The British Pedal Car Grand Prix returned for the first time since 2018, previously cancelled due to the pandemic and this normally bi-annual event was back for its traditional mid-July, Sunday race. The people of Ringwood and surrounding areas welcomed back the teams from across the land, for this extravaganza of elite pedal car racing.
The course was closed to traffic at 10 am and the cars were put on display in the Furlong Shopping Centre, for enthusiasts to view.
Following the 2.30 pm parade laps. Several thousand spectators eagerly waited for the traditional 3 pm start, of this 2-hour race. This one was going to be particularly arduous due to the sweltering summer temperatures, that would test the endurance of the four racers in each team.
This year’s course was slightly shortened from the usual layout. The Market Place at the end of the High Street was deemed unsafe due to building work, narrowing the road. This sadly denied spectators some of the most dramatic and thrilling vantage points, witnessed in previous years. The cobbled triangular Market Place offers hairpin bends that are not for the fainthearted.
Nevertheless, there was plenty of action to be witnessed and spectators were free to peruse the whole course to get a real feel of the drama unfolding.
An event organiser gave his take on this year’s course:
“From the pits up in Meeting House Lane, racers will zoom over the cobblestones down The Furlong before being forced to slow down as they take a sharp left turn into the High Street.
After the long straight – where they’ll be reaching nearly top speed…
competitors will bear left into Southampton Road as they approach the most challenging part of the course.
After the speed of the previous sections, the track narrows as we pedal down the footpath round to rejoin Meeting House Lane, a tight sweeping bend that will test our drivers’ braking and steering skills, along with their nerves.
As they accelerate through the gap back out onto Meeting House Lane, racers will pass the pit lane on the right, crossing the finish line and completing a lap.”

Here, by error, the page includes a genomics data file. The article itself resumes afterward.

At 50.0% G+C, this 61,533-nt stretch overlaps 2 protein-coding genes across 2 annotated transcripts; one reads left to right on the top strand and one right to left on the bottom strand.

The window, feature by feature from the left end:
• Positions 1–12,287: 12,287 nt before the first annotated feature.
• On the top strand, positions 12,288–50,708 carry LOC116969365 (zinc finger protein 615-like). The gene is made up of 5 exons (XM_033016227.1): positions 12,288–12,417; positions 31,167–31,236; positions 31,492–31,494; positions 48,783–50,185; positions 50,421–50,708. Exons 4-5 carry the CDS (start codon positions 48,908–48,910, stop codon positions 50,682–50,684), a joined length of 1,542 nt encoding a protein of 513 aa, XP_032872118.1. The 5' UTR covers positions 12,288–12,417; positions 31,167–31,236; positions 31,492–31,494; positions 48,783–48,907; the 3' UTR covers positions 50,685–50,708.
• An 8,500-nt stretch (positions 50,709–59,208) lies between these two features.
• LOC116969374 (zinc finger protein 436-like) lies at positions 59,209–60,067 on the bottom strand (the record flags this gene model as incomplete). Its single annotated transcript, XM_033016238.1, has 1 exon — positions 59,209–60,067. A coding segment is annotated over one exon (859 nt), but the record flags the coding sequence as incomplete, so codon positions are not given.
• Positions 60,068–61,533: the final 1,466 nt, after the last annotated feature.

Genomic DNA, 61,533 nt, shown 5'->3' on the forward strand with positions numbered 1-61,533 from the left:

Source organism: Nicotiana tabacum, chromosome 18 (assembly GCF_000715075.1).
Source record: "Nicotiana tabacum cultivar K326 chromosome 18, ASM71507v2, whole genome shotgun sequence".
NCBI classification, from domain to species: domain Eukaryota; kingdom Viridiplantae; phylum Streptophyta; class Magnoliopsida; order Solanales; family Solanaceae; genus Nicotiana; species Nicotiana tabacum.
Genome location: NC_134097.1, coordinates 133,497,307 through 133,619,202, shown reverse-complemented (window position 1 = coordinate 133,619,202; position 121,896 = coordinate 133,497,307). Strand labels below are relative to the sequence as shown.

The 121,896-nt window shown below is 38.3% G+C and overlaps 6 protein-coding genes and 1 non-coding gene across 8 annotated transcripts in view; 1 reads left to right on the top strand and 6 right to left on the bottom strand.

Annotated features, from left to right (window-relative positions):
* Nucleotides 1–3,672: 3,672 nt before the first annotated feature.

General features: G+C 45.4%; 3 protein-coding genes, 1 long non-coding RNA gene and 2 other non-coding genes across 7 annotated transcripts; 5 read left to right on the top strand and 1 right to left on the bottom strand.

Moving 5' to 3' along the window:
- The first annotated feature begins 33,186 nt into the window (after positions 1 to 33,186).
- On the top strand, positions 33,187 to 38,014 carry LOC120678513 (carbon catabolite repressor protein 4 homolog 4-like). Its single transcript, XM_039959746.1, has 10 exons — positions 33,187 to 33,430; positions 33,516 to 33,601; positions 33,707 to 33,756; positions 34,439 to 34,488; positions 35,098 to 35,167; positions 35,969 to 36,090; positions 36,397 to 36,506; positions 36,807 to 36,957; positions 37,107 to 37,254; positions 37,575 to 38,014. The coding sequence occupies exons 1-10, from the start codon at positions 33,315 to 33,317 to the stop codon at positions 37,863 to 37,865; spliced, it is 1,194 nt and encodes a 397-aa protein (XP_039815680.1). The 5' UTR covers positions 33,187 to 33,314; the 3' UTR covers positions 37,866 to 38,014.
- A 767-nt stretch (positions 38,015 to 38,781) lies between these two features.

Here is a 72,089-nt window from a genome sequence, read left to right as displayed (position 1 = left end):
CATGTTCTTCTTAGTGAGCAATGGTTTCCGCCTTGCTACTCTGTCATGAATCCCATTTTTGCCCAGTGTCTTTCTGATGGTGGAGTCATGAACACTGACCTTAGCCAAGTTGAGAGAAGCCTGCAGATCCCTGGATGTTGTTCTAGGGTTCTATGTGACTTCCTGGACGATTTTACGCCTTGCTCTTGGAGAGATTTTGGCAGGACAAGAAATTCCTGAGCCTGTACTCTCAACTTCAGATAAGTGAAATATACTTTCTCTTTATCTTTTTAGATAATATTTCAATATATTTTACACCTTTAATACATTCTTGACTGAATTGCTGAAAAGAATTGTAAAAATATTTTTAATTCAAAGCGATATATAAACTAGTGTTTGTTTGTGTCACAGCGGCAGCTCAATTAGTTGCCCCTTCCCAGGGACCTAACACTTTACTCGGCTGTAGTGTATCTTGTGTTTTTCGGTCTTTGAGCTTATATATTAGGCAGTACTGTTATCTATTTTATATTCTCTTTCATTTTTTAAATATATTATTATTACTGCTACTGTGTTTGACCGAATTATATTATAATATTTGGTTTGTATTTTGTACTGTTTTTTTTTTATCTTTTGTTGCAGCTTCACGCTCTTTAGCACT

Race Director James Marley, summed up the day:
“It’s been amazing.
It’s great to have the event back in Ringwood.
It’s been four years since the last event. It would have been easy to just have let the event die but we really didn’t want to, so we got a great new committee and loads of friends who have helped to organise the event
It’s a smaller event than we’ve had in previous years, but it’s the first that we’ve done (post-pandemic), so next year will be bigger and better.
It’s great to see so many people having fun in the town again.”
As well as fewer teams participating, just 18, compared to the usual numbers of around 40, there was also another reason the day had a slightly less frenetic feel. Sadly this was the first race without the commentary of Michael Lingam-Willgoss who died in March. His love and enthusiasm for the race added to its unique appeal. He had commented on the race since the start in 1987. He really was the British Pedal Car Grand Prix’s own version of another former local icon, motor racing commentator, Murray Walker.
After two hours of intense racing, the winner was declared, car No.1 Apollo Racing Team, having completed an impressive 103 laps, to lift the winner’s trophy.
Apart from providing great entertainment, the event raises money via sponsorship that is donated to local charities, as chosen by the Pedal Car Committee.
If you would like to take part in the event or just like more information then visit britishpedalcargrandprix.org